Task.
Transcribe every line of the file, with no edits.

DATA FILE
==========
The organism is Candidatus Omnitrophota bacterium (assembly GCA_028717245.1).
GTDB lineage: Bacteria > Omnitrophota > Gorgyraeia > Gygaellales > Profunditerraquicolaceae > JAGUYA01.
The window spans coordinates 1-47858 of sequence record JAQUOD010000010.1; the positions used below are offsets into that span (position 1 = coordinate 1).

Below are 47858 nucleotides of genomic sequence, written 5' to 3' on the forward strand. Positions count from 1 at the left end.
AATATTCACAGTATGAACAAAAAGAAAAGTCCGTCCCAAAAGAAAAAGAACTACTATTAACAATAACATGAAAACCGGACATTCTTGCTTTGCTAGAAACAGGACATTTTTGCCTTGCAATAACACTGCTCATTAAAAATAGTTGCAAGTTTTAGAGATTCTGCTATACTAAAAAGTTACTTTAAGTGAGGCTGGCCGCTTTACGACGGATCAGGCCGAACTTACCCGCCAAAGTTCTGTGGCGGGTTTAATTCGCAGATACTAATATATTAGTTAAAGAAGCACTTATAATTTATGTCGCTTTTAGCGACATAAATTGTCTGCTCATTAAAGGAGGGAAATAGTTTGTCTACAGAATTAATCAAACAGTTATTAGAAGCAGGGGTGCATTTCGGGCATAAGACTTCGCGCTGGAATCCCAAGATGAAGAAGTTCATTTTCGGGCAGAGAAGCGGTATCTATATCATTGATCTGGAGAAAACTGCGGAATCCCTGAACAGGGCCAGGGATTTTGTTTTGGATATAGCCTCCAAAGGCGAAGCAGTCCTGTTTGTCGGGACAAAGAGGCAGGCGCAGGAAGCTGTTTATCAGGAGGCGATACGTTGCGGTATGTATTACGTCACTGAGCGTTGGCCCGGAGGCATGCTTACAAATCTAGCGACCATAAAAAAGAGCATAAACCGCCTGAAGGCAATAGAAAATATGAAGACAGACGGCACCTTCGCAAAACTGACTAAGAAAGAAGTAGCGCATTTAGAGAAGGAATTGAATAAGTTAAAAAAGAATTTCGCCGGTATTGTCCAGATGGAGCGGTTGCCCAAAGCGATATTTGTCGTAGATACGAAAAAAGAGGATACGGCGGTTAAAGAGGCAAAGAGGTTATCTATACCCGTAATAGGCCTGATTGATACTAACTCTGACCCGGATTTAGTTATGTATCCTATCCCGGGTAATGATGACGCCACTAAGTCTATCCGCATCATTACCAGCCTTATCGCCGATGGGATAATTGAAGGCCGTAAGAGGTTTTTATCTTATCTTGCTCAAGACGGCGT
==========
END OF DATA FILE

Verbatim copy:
The organism is Candidatus Omnitrophota bacterium (assembly GCA_028717245.1).
GTDB lineage: Bacteria > Omnitrophota > Gorgyraeia > Gygaellales > Profunditerraquicolaceae > JAGUYA01.
The window spans coordinates 1-47858 of sequence record JAQUOD010000010.1; the positions used below are offsets into that span (position 1 = coordinate 1).

Below are 47858 nucleotides of genomic sequence, written 5' to 3' on the forward strand. Positions count from 1 at the left end.
AATATTCACAGTATGAACAAAAAGAAAAGTCCGTCCCAAAAGAAAAAGAACTACTATTAACAATAACATGAAAACCGGACATTCTTGCTTTGCTAGAAACAGGACATTTTTGCCTTGCAATAACACTGCTCATTAAAAATAGTTGCAAGTTTTAGAGATTCTGCTATACTAAAAAGTTACTTTAAGTGAGGCTGGCCGCTTTACGACGGATCAGGCCGAACTTACCCGCCAAAGTTCTGTGGCGGGTTTAATTCGCAGATACTAATATATTAGTTAAAGAAGCACTTATAATTTATGTCGCTTTTAGCGACATAAATTGTCTGCTCATTAAAGGAGGGAAATAGTTTGTCTACAGAATTAATCAAACAGTTATTAGAAGCAGGGGTGCATTTCGGGCATAAGACTTCGCGCTGGAATCCCAAGATGAAGAAGTTCATTTTCGGGCAGAGAAGCGGTATCTATATCATTGATCTGGAGAAAACTGCGGAATCCCTGAACAGGGCCAGGGATTTTGTTTTGGATATAGCCTCCAAAGGCGAAGCAGTCCTGTTTGTCGGGACAAAGAGGCAGGCGCAGGAAGCTGTTTATCAGGAGGCGATACGTTGCGGTATGTATTACGTCACTGAGCGTTGGCCCGGAGGCATGCTTACAAATCTAGCGACCATAAAAAAGAGCATAAACCGCCTGAAGGCAATAGAAAATATGAAGACAGACGGCACCTTCGCAAAACTGACTAAGAAAGAAGTAGCGCATTTAGAGAAGGAATTGAATAAGTTAAAAAAGAATTTCGCCGGTATTGTCCAGATGGAGCGGTTGCCCAAAGCGATATTTGTCGTAGATACGAAAAAAGAGGATACGGCGGTTAAAGAGGCAAAGAGGTTATCTATACCCGTAATAGGCCTGATTGATACTAACTCTGACCCGGATTTAGTTATGTATCCTATCCCGGGTAATGATGACGCCACTAAGTCTATCCGCATCATTACCAGCCTTATCGCCGATGGGATAATTGAAGGCCGTAAGAGGTTTTTATCTTATCTTGCTCAAGACGGCGT